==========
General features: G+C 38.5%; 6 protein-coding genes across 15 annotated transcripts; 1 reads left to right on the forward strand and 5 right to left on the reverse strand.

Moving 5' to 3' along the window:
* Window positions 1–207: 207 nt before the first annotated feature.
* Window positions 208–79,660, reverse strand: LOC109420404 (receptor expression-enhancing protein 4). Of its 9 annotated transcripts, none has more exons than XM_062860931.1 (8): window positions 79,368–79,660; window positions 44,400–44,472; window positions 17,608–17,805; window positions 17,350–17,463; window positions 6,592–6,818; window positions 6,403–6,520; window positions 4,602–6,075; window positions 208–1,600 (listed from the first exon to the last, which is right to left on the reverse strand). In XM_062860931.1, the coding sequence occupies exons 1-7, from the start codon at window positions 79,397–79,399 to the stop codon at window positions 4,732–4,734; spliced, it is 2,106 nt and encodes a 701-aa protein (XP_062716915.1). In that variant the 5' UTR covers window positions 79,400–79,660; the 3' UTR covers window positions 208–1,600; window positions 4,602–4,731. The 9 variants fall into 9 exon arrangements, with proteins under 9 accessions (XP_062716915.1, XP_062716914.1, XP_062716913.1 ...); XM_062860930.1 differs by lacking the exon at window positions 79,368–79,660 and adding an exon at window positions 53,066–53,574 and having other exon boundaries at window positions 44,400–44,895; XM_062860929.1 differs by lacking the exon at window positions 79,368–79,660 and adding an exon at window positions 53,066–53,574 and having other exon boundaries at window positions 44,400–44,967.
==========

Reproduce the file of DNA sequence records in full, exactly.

General features: G+C 38.5%; 6 protein-coding genes across 15 annotated transcripts; 1 reads left to right on the forward strand and 5 right to left on the reverse strand.

Moving 5' to 3' along the window:
* Window positions 1–207: 207 nt before the first annotated feature.
* Window positions 208–79,660, reverse strand: LOC109420404 (receptor expression-enhancing protein 4). Of its 9 annotated transcripts, none has more exons than XM_062860931.1 (8): window positions 79,368–79,660; window positions 44,400–44,472; window positions 17,608–17,805; window positions 17,350–17,463; window positions 6,592–6,818; window positions 6,403–6,520; window positions 4,602–6,075; window positions 208–1,600 (listed from the first exon to the last, which is right to left on the reverse strand). In XM_062860931.1, the coding sequence occupies exons 1-7, from the start codon at window positions 79,397–79,399 to the stop codon at window positions 4,732–4,734; spliced, it is 2,106 nt and encodes a 701-aa protein (XP_062716915.1). In that variant the 5' UTR covers window positions 79,400–79,660; the 3' UTR covers window positions 208–1,600; window positions 4,602–4,731. The 9 variants fall into 9 exon arrangements, with proteins under 9 accessions (XP_062716915.1, XP_062716914.1, XP_062716913.1 ...); XM_062860930.1 differs by lacking the exon at window positions 79,368–79,660 and adding an exon at window positions 53,066–53,574 and having other exon boundaries at window positions 44,400–44,895; XM_062860929.1 differs by lacking the exon at window positions 79,368–79,660 and adding an exon at window positions 53,066–53,574 and having other exon boundaries at window positions 44,400–44,967.